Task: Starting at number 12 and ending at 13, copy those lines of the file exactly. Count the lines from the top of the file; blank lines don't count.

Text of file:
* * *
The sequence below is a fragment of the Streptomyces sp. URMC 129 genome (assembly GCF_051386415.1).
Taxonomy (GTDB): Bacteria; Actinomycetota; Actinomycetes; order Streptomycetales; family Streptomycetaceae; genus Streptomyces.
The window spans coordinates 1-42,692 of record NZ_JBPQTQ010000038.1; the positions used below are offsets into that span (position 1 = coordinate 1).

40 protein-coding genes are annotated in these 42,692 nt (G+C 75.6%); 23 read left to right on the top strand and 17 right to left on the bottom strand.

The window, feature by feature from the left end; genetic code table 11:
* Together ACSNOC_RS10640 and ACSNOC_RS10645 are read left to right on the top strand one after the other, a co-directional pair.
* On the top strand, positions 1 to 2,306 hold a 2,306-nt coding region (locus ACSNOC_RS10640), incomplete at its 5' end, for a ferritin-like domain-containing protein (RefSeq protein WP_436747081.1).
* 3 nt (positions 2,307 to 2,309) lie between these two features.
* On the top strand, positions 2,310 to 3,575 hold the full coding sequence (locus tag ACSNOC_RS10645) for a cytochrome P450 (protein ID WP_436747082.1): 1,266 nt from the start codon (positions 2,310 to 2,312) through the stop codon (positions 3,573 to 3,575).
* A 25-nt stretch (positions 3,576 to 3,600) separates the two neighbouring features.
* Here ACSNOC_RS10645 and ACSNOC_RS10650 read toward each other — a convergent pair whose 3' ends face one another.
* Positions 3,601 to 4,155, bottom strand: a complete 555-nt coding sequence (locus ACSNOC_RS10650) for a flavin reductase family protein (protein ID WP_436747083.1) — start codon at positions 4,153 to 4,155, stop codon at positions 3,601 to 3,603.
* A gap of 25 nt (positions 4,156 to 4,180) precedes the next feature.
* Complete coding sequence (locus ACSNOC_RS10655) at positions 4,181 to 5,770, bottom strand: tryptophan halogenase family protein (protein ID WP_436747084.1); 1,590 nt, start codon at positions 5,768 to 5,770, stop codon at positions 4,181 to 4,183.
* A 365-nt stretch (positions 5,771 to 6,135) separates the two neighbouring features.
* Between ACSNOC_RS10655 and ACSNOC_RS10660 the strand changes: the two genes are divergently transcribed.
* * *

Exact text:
* Positions 3,601 to 4,155, bottom strand: a complete 555-nt coding sequence (locus ACSNOC_RS10650) for a flavin reductase family protein (protein ID WP_436747083.1) — start codon at positions 4,153 to 4,155, stop codon at positions 3,601 to 3,603.
* A gap of 25 nt (positions 4,156 to 4,180) precedes the next feature.